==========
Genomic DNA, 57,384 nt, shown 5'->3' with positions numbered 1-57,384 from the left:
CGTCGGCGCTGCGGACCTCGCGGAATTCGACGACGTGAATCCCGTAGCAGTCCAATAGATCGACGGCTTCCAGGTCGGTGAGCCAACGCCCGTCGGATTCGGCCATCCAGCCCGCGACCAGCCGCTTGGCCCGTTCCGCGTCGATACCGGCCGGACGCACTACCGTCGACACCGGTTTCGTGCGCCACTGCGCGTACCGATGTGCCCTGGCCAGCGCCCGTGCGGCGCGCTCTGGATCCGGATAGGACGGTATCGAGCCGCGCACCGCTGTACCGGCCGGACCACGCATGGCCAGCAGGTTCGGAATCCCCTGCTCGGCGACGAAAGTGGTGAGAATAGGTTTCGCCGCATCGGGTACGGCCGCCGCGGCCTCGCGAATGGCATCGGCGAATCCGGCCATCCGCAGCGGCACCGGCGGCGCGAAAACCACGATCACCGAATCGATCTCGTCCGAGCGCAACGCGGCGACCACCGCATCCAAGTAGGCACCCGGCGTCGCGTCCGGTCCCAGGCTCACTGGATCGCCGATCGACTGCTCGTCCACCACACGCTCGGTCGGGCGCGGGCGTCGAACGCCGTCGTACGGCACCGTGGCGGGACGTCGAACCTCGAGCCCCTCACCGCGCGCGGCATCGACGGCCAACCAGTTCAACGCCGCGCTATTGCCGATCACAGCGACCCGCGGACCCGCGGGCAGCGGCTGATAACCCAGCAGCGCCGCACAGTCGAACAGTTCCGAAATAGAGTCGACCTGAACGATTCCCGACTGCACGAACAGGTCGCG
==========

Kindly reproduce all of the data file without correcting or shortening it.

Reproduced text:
Genomic DNA, 57,384 nt, shown 5'->3' with positions numbered 1-57,384 from the left:
CGTCGGCGCTGCGGACCTCGCGGAATTCGACGACGTGAATCCCGTAGCAGTCCAATAGATCGACGGCTTCCAGGTCGGTGAGCCAACGCCCGTCGGATTCGGCCATCCAGCCCGCGACCAGCCGCTTGGCCCGTTCCGCGTCGATACCGGCCGGACGCACTACCGTCGACACCGGTTTCGTGCGCCACTGCGCGTACCGATGTGCCCTGGCCAGCGCCCGTGCGGCGCGCTCTGGATCCGGATAGGACGGTATCGAGCCGCGCACCGCTGTACCGGCCGGACCACGCATGGCCAGCAGGTTCGGAATCCCCTGCTCGGCGACGAAAGTGGTGAGAATAGGTTTCGCCGCATCGGGTACGGCCGCCGCGGCCTCGCGAATGGCATCGGCGAATCCGGCCATCCGCAGCGGCACCGGCGGCGCGAAAACCACGATCACCGAATCGATCTCGTCCGAGCGCAACGCGGCGACCACCGCATCCAAGTAGGCACCCGGCGTCGCGTCCGGTCCCAGGCTCACTGGATCGCCGATCGACTGCTCGTCCACCACACGCTCGGTCGGGCGCGGGCGTCGAACGCCGTCGTACGGCACCGTGGCGGGACGTCGAACCTCGAGCCCCTCACCGCGCGCGGCATCGACGGCCAACCAGTTCAACGCCGCGCTATTGCCGATCACAGCGACCCGCGGACCCGCGGGCAGCGGCTGATAACCCAGCAGCGCCGCACAGTCGAACAGTTCCGAAATAGAGTCGACCTGAACGATTCCCGACTGCACGAACAGGTCGCG